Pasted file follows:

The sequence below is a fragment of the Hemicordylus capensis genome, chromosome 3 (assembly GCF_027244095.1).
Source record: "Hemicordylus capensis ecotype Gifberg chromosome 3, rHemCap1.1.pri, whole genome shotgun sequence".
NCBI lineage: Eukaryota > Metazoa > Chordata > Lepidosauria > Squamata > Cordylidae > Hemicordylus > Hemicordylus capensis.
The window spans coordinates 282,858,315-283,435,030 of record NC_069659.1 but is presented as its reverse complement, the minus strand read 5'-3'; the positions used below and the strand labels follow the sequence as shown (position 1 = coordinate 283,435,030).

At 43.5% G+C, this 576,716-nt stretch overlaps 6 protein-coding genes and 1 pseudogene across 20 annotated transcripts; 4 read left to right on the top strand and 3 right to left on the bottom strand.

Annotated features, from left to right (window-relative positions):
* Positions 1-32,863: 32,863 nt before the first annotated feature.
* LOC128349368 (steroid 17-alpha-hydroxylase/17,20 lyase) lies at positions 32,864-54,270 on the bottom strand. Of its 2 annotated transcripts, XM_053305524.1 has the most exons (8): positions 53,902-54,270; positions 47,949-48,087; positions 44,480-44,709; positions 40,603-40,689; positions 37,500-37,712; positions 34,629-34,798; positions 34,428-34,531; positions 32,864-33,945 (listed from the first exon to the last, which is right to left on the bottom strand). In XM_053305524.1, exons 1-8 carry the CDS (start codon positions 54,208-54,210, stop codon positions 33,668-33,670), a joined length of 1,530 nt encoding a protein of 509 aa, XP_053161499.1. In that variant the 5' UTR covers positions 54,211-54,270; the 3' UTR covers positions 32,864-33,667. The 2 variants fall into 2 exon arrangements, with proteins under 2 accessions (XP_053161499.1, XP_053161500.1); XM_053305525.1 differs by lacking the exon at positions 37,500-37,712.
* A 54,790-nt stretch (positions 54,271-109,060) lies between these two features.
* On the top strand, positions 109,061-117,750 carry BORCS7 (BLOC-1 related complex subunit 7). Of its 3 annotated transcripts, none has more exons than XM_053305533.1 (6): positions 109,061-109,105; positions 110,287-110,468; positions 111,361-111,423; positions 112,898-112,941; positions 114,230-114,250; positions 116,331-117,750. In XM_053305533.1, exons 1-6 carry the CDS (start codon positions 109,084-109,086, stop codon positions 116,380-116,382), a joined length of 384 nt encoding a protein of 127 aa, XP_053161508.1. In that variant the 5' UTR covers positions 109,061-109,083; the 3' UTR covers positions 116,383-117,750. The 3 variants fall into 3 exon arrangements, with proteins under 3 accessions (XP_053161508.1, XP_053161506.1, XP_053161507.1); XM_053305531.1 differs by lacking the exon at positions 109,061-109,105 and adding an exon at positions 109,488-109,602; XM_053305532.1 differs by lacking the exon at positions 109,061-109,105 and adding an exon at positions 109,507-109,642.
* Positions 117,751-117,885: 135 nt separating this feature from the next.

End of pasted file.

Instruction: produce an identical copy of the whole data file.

The sequence below is a fragment of the Hemicordylus capensis genome, chromosome 3 (assembly GCF_027244095.1).
Source record: "Hemicordylus capensis ecotype Gifberg chromosome 3, rHemCap1.1.pri, whole genome shotgun sequence".
NCBI lineage: Eukaryota > Metazoa > Chordata > Lepidosauria > Squamata > Cordylidae > Hemicordylus > Hemicordylus capensis.
The window spans coordinates 282,858,315-283,435,030 of record NC_069659.1 but is presented as its reverse complement, the minus strand read 5'-3'; the positions used below and the strand labels follow the sequence as shown (position 1 = coordinate 283,435,030).

At 43.5% G+C, this 576,716-nt stretch overlaps 6 protein-coding genes and 1 pseudogene across 20 annotated transcripts; 4 read left to right on the top strand and 3 right to left on the bottom strand.

Annotated features, from left to right (window-relative positions):
* Positions 1-32,863: 32,863 nt before the first annotated feature.
* LOC128349368 (steroid 17-alpha-hydroxylase/17,20 lyase) lies at positions 32,864-54,270 on the bottom strand. Of its 2 annotated transcripts, XM_053305524.1 has the most exons (8): positions 53,902-54,270; positions 47,949-48,087; positions 44,480-44,709; positions 40,603-40,689; positions 37,500-37,712; positions 34,629-34,798; positions 34,428-34,531; positions 32,864-33,945 (listed from the first exon to the last, which is right to left on the bottom strand). In XM_053305524.1, exons 1-8 carry the CDS (start codon positions 54,208-54,210, stop codon positions 33,668-33,670), a joined length of 1,530 nt encoding a protein of 509 aa, XP_053161499.1. In that variant the 5' UTR covers positions 54,211-54,270; the 3' UTR covers positions 32,864-33,667. The 2 variants fall into 2 exon arrangements, with proteins under 2 accessions (XP_053161499.1, XP_053161500.1); XM_053305525.1 differs by lacking the exon at positions 37,500-37,712.
* A 54,790-nt stretch (positions 54,271-109,060) lies between these two features.
* On the top strand, positions 109,061-117,750 carry BORCS7 (BLOC-1 related complex subunit 7). Of its 3 annotated transcripts, none has more exons than XM_053305533.1 (6): positions 109,061-109,105; positions 110,287-110,468; positions 111,361-111,423; positions 112,898-112,941; positions 114,230-114,250; positions 116,331-117,750. In XM_053305533.1, exons 1-6 carry the CDS (start codon positions 109,084-109,086, stop codon positions 116,380-116,382), a joined length of 384 nt encoding a protein of 127 aa, XP_053161508.1. In that variant the 5' UTR covers positions 109,061-109,083; the 3' UTR covers positions 116,383-117,750. The 3 variants fall into 3 exon arrangements, with proteins under 3 accessions (XP_053161508.1, XP_053161506.1, XP_053161507.1); XM_053305531.1 differs by lacking the exon at positions 109,061-109,105 and adding an exon at positions 109,488-109,602; XM_053305532.1 differs by lacking the exon at positions 109,061-109,105 and adding an exon at positions 109,507-109,642.
* Positions 117,751-117,885: 135 nt separating this feature from the next.